Challenges in the beef market

Ciaran Lenehan (right) of Chanelle Veterinary, the guest speaker at Fermanagh Grassland Club's open meeting, with (from left) Robert Kettyle, Lisnaskea; Jim Brannigan, Lisnaskea; Barney Breslin, Maguiresbridge; Robert Stinson and David Stinson, Springfield and Ignatius McCusker, Dromore.
Ciaran Lenehan (right) of Chanelle Veterinary, the guest speaker at Fermanagh Grassland Club's open meeting, with (from left) Robert Kettyle, Lisnaskea; Jim Brannigan, Lisnaskea; Barney Breslin, Maguiresbridge; Robert Stinson and David Stinson, Springfield and Ignatius McCusker, Dromore.

Members of Fermanagh Grassland Club were taken on a whirlwind tour of beef farming around the word at their latest meeting when Ciaran Lenehen who farms in Co. Meath and is a technical specialist with animal health company, Chanelle based in Galway looked at the opportunities and challenges in the global beef market.

He reported on visits to USA, Turkey, China as well as parts of Europe.

Ciaran Lenehan (right) of Chanelle Veterinary, guest speaker at Fermanagh Grassland Club's open meeting, with William Johnston, club secretary and John Egerton, chairman.

Ciaran Lenehan (right) of Chanelle Veterinary, guest speaker at Fermanagh Grassland Club's open meeting, with William Johnston, club secretary and John Egerton, chairman.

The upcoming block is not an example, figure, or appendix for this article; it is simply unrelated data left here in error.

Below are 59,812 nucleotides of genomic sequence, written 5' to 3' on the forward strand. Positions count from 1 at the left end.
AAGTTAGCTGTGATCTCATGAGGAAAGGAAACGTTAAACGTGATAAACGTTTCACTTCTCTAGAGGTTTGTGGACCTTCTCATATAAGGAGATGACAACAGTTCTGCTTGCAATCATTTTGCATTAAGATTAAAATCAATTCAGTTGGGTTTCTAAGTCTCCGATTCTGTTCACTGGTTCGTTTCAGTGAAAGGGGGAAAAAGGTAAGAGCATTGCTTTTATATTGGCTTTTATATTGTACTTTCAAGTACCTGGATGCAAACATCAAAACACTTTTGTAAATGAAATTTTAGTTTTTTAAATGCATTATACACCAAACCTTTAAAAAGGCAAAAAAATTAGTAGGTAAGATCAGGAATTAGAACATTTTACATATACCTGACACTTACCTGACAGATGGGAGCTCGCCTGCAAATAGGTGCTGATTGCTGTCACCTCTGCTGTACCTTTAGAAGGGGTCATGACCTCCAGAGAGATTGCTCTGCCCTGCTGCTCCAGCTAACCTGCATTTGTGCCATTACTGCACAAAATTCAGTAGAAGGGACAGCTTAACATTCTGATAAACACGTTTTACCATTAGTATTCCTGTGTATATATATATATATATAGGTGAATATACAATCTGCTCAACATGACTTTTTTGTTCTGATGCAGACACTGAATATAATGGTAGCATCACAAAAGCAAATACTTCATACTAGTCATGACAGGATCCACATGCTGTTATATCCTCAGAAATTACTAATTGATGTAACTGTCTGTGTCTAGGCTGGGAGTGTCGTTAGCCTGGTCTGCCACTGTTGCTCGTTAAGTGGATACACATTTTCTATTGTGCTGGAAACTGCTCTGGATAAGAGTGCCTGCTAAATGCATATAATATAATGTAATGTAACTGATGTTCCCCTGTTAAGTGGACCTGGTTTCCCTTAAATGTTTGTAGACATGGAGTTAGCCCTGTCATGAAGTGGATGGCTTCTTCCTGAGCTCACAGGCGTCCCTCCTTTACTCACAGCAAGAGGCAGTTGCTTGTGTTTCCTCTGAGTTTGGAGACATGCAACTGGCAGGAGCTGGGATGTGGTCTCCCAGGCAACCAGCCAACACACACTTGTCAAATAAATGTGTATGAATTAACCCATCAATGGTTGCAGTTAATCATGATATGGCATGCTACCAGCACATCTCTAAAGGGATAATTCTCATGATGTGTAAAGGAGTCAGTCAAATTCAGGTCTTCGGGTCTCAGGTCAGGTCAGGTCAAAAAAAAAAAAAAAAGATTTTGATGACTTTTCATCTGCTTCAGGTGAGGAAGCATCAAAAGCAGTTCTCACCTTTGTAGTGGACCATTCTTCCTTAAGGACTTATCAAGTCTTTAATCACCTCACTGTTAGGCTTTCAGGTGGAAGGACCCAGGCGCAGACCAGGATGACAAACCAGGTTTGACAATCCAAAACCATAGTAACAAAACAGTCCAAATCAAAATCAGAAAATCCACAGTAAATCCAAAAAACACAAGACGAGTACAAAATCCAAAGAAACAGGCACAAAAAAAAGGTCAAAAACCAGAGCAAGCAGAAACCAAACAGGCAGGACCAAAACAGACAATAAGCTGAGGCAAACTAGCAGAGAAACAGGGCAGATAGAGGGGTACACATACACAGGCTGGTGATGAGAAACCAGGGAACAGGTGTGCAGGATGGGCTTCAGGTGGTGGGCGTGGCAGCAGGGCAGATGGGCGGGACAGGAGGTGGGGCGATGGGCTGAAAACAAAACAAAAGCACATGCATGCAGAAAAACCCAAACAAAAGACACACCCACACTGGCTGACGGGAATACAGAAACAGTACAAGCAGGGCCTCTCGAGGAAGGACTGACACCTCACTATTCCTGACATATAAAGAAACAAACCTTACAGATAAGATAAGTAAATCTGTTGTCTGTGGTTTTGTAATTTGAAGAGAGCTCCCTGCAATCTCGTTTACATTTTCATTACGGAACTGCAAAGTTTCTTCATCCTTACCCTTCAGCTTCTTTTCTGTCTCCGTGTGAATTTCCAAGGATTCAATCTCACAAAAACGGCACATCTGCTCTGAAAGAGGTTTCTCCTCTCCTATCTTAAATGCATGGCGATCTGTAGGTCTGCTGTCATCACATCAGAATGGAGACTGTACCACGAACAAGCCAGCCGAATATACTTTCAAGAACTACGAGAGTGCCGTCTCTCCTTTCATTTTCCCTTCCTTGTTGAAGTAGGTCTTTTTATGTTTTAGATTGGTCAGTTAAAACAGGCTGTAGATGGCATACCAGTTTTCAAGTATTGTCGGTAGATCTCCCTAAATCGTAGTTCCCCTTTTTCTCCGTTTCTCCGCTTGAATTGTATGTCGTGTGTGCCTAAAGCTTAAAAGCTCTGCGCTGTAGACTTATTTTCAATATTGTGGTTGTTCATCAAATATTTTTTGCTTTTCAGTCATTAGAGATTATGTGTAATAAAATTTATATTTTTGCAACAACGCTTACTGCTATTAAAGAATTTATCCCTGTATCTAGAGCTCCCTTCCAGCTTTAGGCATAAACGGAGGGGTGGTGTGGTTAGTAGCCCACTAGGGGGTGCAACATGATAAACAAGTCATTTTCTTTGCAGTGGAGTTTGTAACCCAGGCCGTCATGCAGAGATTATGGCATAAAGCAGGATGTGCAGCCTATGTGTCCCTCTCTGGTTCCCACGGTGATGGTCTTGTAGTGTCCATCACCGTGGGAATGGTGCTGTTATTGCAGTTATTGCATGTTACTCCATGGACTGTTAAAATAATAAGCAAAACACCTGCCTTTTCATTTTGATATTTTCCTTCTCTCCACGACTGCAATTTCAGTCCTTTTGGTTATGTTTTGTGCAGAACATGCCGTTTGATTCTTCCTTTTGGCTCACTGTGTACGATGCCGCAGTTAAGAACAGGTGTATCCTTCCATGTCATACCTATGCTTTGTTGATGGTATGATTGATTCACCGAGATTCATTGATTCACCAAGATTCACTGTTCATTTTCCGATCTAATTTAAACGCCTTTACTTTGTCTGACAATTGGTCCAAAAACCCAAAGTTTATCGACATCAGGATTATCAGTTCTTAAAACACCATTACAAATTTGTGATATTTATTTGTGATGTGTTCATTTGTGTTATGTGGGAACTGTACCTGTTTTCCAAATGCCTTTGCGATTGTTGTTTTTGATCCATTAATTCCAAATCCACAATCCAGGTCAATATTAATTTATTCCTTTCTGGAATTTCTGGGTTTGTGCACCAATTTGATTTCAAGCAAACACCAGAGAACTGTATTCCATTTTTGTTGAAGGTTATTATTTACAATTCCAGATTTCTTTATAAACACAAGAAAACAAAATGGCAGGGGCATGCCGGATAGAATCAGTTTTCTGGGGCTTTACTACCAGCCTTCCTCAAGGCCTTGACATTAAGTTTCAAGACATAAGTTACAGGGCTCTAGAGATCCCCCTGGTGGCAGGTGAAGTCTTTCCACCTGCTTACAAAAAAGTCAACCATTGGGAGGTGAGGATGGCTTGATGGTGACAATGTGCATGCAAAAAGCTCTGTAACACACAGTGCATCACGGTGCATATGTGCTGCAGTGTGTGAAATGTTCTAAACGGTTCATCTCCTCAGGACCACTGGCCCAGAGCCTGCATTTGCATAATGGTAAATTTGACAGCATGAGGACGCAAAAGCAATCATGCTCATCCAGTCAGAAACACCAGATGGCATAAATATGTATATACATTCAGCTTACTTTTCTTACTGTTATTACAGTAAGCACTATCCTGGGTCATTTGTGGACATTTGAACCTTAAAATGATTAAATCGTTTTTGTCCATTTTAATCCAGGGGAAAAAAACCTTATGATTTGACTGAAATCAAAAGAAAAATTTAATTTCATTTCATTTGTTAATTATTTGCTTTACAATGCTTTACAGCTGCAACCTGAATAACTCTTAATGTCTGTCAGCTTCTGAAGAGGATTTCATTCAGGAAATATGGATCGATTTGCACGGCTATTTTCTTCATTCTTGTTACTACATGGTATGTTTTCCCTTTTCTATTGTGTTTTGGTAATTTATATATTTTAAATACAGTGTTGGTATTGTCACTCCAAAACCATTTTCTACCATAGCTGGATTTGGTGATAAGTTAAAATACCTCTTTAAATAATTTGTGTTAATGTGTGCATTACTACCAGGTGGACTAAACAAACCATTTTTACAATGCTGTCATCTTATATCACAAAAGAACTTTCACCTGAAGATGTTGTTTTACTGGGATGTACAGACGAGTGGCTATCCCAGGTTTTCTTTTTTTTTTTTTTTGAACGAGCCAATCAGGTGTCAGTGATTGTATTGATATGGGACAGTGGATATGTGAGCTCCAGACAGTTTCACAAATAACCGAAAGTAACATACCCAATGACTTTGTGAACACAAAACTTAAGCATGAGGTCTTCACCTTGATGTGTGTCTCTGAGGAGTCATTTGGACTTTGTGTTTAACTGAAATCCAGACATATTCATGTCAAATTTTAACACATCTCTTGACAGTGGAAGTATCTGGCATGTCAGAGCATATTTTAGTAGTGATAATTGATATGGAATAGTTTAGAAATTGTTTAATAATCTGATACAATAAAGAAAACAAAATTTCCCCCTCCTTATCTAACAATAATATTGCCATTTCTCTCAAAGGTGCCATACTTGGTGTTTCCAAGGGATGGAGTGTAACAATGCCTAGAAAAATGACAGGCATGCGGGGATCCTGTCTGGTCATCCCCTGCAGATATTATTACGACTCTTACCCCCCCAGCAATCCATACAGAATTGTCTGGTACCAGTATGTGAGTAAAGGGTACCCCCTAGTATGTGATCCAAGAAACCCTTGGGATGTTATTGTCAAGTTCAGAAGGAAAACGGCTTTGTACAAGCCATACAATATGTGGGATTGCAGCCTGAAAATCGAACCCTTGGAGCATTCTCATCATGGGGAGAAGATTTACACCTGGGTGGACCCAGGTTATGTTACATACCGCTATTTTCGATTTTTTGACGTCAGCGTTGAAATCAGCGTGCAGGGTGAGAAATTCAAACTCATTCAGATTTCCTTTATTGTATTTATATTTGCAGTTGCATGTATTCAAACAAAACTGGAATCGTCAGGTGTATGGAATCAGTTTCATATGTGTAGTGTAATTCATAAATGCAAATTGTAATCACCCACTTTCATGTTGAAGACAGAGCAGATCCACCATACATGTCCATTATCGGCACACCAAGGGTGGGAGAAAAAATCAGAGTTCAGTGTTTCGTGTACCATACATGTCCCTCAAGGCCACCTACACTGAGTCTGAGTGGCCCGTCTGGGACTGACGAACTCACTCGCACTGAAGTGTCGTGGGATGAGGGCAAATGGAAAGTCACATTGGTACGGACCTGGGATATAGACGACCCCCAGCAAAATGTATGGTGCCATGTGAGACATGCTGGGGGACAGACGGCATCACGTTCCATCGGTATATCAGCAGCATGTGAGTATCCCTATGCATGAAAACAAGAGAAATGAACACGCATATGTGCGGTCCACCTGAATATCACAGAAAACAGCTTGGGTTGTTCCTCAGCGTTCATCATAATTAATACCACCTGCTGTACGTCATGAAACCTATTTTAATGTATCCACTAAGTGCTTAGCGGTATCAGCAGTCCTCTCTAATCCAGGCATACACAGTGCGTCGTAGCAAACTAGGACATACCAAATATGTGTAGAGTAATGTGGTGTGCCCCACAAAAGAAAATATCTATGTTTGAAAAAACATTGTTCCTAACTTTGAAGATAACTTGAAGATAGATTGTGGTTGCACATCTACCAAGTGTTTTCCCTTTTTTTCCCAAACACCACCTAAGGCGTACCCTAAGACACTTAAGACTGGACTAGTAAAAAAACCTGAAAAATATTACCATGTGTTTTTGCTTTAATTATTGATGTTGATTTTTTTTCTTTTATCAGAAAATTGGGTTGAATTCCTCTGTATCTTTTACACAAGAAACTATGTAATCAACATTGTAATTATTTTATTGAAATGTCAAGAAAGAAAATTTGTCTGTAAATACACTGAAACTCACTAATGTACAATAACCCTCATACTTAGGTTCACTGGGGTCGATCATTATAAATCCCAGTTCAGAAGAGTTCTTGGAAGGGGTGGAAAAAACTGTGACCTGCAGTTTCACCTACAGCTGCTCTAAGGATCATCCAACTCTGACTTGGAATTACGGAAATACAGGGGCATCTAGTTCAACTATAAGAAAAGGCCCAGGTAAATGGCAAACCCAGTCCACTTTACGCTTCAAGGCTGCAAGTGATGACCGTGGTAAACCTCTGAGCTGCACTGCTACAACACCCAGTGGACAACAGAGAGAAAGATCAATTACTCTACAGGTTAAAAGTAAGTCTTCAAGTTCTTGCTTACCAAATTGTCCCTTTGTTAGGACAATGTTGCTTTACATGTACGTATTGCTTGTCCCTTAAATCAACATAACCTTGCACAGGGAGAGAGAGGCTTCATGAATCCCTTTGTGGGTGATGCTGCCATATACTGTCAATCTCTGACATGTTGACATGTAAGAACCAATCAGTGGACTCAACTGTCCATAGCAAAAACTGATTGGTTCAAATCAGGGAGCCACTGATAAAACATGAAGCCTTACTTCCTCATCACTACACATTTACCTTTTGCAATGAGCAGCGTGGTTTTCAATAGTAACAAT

This open meeting organised by the Club was open to all farmers and was sponsored by the Vaughan Trust.

Ciaran began his world tour presentation in Canada where they specialise in the production of crossbred bulls and want to be the best at it. Because of their hybrid vigour he said they estimated they got an extra 7-20 per cent growth.

He visited a number of feedlots including Cattleland Feedlot near Calgary with 25,000 head of cattle employing 62 full-time staff and grew all their forage on 22,000 acres.

Most of these cattle were for contract feeding on a “Bed and Breakfast” rate per day with only about 20 per cent owned by the company.

He said around 68 per cent of feedlot cattle in Canada were produced in Alberta and of them around 30 per cent were produced without hormones. Those on hormones finished 100 days earlier.

There were a total of three million cattle finished for beef in Canada with carcase weights of around 417kgs.

He visited other ranches and feedlots where stocking rates could be 20 acres for a cow and calf.

In China, some feedlots have been established where they spend around 3000 dollars to ship the cattle from New Zealand.

He also visited cattle production farms in Nebraska where the temperature can range from +26 to -15 degrees Celsius.

Ciaran also spoke about his trip to farms in Russia where one hectare of tillage ground costs 400 Euros and 25 Euros for marginal land. In some parts of Russia, temperature ranges from -35 degrees in winter to +40 degrees in summer.

During his presentation Ciaran played a number of short videos from some of his places visited which brought a different perspective to the evening.

The next meeting of Fermanagh Grassland Club is next Tuesday, December 11 when the Club’s annual meeting will be held and the guest speaker is agricultural journalist, Richard Wright.